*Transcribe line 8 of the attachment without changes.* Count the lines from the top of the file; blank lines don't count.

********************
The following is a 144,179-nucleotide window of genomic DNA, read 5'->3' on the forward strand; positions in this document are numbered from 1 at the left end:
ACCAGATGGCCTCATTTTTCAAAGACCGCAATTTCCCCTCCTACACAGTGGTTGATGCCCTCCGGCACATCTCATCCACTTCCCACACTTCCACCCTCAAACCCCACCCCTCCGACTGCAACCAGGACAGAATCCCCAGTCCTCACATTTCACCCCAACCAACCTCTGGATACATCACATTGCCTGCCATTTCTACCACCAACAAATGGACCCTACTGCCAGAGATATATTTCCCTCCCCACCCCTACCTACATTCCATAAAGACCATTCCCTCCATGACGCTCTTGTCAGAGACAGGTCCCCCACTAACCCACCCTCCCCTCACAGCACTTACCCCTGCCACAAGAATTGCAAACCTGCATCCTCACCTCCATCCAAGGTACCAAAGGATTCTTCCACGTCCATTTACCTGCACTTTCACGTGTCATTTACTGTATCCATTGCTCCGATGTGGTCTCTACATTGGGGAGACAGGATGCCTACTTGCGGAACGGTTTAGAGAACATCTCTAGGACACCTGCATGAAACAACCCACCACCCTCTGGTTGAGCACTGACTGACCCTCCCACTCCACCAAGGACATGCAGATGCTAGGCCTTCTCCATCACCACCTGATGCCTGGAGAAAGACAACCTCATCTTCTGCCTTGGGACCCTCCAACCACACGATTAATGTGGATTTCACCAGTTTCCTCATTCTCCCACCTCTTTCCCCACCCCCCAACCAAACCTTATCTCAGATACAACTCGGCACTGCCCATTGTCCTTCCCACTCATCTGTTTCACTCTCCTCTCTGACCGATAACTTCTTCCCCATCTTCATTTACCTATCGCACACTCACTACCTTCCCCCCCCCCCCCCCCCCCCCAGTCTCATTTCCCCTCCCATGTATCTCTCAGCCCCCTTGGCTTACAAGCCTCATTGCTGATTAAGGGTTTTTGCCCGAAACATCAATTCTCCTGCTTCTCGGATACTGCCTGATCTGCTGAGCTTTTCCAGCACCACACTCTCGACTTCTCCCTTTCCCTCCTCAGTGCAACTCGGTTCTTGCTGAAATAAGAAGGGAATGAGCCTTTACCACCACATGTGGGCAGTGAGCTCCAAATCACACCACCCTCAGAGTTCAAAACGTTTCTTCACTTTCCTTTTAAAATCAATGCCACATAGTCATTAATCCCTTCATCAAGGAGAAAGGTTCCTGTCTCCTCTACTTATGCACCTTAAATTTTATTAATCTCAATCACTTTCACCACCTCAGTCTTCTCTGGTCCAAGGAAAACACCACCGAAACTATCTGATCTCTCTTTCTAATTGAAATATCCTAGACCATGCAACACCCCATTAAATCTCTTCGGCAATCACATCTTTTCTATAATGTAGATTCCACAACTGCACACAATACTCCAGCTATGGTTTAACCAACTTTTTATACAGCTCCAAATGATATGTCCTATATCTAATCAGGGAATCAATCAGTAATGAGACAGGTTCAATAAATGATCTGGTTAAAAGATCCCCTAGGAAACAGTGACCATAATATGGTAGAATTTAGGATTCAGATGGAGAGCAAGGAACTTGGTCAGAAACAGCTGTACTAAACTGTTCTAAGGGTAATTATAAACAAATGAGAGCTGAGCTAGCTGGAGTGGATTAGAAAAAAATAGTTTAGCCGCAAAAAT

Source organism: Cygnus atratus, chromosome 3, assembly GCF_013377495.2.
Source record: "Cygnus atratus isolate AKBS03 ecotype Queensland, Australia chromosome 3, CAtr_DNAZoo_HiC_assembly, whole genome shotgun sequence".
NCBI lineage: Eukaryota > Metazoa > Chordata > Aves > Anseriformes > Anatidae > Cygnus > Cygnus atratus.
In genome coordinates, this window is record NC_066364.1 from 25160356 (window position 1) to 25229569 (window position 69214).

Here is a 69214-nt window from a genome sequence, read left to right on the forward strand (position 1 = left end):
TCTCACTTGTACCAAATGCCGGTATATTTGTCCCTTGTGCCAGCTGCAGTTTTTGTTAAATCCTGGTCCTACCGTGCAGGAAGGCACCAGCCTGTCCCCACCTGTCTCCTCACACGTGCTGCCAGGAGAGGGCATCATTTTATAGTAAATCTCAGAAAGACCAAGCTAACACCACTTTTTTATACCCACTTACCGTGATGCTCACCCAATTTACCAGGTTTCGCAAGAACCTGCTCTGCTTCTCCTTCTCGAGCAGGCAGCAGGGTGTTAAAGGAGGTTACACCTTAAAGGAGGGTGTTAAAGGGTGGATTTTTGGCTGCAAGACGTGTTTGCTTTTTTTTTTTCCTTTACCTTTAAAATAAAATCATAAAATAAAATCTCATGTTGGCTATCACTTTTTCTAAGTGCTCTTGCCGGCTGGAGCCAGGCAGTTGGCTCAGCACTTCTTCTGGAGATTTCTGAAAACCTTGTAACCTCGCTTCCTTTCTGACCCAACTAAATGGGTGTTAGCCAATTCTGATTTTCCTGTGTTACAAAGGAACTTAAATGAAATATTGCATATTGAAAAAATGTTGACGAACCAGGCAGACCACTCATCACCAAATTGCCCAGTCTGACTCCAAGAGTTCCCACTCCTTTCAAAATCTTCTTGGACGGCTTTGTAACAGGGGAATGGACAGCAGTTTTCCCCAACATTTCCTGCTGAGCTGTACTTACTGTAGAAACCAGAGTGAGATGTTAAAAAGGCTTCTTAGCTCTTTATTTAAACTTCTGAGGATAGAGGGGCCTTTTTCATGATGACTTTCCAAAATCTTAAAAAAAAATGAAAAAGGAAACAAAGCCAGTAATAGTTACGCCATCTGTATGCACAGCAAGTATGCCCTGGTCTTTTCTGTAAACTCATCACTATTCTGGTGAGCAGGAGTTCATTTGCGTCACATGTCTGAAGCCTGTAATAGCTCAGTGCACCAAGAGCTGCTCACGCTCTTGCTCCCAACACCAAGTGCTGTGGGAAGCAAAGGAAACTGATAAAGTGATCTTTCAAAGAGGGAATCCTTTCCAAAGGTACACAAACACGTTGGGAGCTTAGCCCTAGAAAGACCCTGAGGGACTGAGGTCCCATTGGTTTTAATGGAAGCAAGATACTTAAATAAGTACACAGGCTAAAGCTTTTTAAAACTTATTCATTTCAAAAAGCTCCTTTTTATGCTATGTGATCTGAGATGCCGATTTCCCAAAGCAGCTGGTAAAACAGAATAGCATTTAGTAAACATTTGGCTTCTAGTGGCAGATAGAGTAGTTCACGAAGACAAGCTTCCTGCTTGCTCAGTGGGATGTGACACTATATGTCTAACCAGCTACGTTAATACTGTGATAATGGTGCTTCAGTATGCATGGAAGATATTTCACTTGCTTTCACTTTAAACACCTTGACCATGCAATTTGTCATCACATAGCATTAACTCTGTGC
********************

TCTCACTTGTACCAAATGCCGGTATATTTGTCCCTTGTGCCAGCTGCAGTTTTTGTTAAATCCTGGTCCTACCGTGCAGGAAGGCACCAGCCTGTCCCCACCTGTCTCCTCACACGTGCTGCCAGGAGAGGGCATCATTTTATAGTAAATCTCAGAAAGACCAAGCTAACACCACTTTTTTATACCCACTTACCGTGATGCTCACCCAATTTACCAGGTTTCGCAAGAACCTGCTCTGCTTCTCCTTCTCGAGCAGGCAGCAGGGTGTTAAAGGAGGTTACACCTTAAAGGAGGGTGTTAAAGGGTGGATTTTTGGCTGCAAGACGTGTTTGCTTTTTTTTTTTCCTTTACCTTTAAAATAAAATCATAAAATAAAATCTCATGTTGGCTATCACTTTTTCTAAGTGCTCTTGCCGGCTGGAGCCAGGCAGTTGGCTCAGCACTTCTTCTGGAGATTTCTGAAAACCTTGTAACCTCGCTTCCTTTCTGACCCAACTAAATGGGTGTTAGCCAATTCTGATTTTCCTGTGTTACAAAGGAACTTAAATGAAATATTGCATATTGAAAAAATGTTGACGAACCAGGCAGACCACTCATCACCAAATTGCCCAGTCTGACTCCAAGAGTTCCCACTCCTTTCAAAATCTTCTTGGACGGCTTTGTAACAGGGGAATGGACAGCAGTTTTCCCCAACATTTCCTGCTGAGCTGTACTTACTGTAGAAACCAGAGTGAGATGTTAAAAAGGCTTCTTAGCTCTTTATTTAAACTTCTGAGGATAGAGGGGCCTTTTTCATGATGACTTTCCAAAATCTTAAAAAAAAATGAAAAAGGAAACAAAGCCAGTAATAGTTACGCCATCTGTATGCACAGCAAGTATGCCCTGGTCTTTTCTGTAAACTCATCACTATTCTGGTGAGCAGGAGTTCATTTGCGTCACATGTCTGAAGCCTGTAATAGCTCAGTGCACCAAGAGCTGCTCACGCTCTTGCTCCCAACACCAAGTGCTGTGGGAAGCAAAGGAAACTGATAAAGTGATCTTTCAAAGAGGGAATCCTTTCCAAAGGTACACAAACACGTTGGGAGCTTAGCCCTAGAAAGACCCTGAGGGACTGAGGTCCCATTGGTTTTAATGGAAGCAAGATACTTAAATAAGTACACAGGCTAAAGCTTTTTAAAACTTATTCATTTCAAAAAGCTCCTTTTTATGCTATGTGATCTGAGATGCCGATTTCCCAAAGCAGCTGGTAAAACAGAATAGCATTTAGTAAACATTTGGCTTCTAGTGGCAGATAGAGTAGTTCACGAAGACAAGCTTCCTGCTTGCTCAGTGGGATGTGACACTATATGTCTAACCAGCTACGTTAATACTGTGATAATGGTGCTTCAGTATGCATGGAAGATATTTCACTTGCTTTCACTTTAAACACCTTGACCATGCAATTTGTCATCACATAGCATTAACTCTGTGC